It may not be about just a $30 million library anymore.
City commissioners at their meeting Tuesday agreed that an April election to decide the fate of a library expansion is unrealistic. Instead, they said it may be worth taking more time and considering whether a larger sales tax election could be created to tackle multiple city needs.
"Maybe there would be a way to package our needs into one kind of election," Mayor Mike Amyx said. "Maybe that would be the best way to do it."
Commissioners didn't get into specifics, such as how large of a sales tax increase would be needed or what type of projects could be funded. But in addition to the library, there's been significant discussion about new recreational facilities, increased street maintenance, North Lawrence drainage improvements and a multitude of smaller projects.
Library leaders said they're fine with commissioners thinking about including the library as part of a larger, multi-issue election.
"Given how much a 1 percent sales tax could create, I could easily see how you could package this with other items and create a plan that could really take this community into the 21st century," said John Nalbandian, chairman of the city's Public Library Board.
Nalbandian, who is a former Lawrence mayor, said he thought the opportunity was similar to what the community did in the mid-1990s by passing a one-cent countywide sales tax that funded a new jail, new health department building and new parks and recreation projects, and reduced property taxes.
Amyx previously has proposed a new 1 percent citywide sales tax, although his plan did not specifically include funding for a new library. The idea never won support of his fellow city commissioners, in part because a 1 percent increase would bring the city's total sales tax rate to 8.3 percent. That would be one of the larger sales tax rates in the state.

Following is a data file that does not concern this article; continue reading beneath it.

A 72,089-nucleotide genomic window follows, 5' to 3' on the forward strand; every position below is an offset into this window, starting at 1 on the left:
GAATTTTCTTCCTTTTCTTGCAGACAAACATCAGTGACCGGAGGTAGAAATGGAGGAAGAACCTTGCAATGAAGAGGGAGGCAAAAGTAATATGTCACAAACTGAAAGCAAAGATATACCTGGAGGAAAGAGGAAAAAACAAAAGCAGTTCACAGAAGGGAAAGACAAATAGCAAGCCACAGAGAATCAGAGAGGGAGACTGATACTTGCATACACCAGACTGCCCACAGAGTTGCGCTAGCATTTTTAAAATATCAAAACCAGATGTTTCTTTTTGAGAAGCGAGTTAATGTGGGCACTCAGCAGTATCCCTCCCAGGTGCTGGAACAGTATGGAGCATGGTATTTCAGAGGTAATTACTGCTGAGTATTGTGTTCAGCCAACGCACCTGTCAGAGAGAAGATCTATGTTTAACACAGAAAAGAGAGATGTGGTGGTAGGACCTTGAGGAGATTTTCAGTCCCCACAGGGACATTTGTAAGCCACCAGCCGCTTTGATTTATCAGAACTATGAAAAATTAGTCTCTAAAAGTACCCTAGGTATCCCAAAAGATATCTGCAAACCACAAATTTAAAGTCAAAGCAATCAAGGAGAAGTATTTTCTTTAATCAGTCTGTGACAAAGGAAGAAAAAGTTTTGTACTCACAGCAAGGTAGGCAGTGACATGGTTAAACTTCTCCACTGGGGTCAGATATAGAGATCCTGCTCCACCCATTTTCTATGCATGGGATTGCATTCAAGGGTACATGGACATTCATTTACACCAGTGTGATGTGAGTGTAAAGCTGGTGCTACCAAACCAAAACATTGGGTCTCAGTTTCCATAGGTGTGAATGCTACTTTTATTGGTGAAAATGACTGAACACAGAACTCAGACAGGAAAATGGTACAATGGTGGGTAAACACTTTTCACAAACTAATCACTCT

- 6News video: Commissioners stop short of supporting new library
- Architect final report (.pdf)
- Library Funding Options Memorandum
- Property, sales tax numbers crunched (12-16-06)
- Fritzel group moving ahead on library expansion proposal (12-13-06)
- Board OKs postal site for library (12-01-06)
- Scaled-back plans for public library unveiled to city (11-18-06)
- Mayor favors current library site (11-15-06)
By state law, any sales tax increase would have to include a citywide election. But commissioners agreed that it would not be feasible to put together a plan in time for the public to really study it before the April elections.
Amyx asked his fellow commissioners to submit any questions they have about the project to City Manager David Corliss to get answered by the Library Board or its consultant. Amyx said he wants to have full public hearing on the library issue sometime in January, where the commission can start deciding where the library ranks in its list of priorities.
Commissioners on Tuesday also did not provide much indication of whether they were supportive of the site that the Library Board has recommended. The board has recommended a public-private partnership by members of the Fritzel family that would build a new $30 million, 94,000-square-foot library on the site of the current post office at Seventh and Vermont streets. A new location for the post office would be found downtown.
The project also would include more than $100 million in private development during a 10-year period to add new retail, residential, office and parking space along Vermont Street.
Commissioner Boog Highberger said he wanted to be assured that the library was the major driver of the project. Commissioner Mike Rundle said he wanted the city to become more involved in the specifics of the overall redevelopment project.
"The wrong kind of proposal could de-invigorate downtown," Rundle said.
The commission also received limited public comment on the project. Betty Alderson said she wanted commissioners to be cautious about entering into any public-private partnership.
"I'm in favor of a library expansion, but I have a lot of questions about a public-private partnership."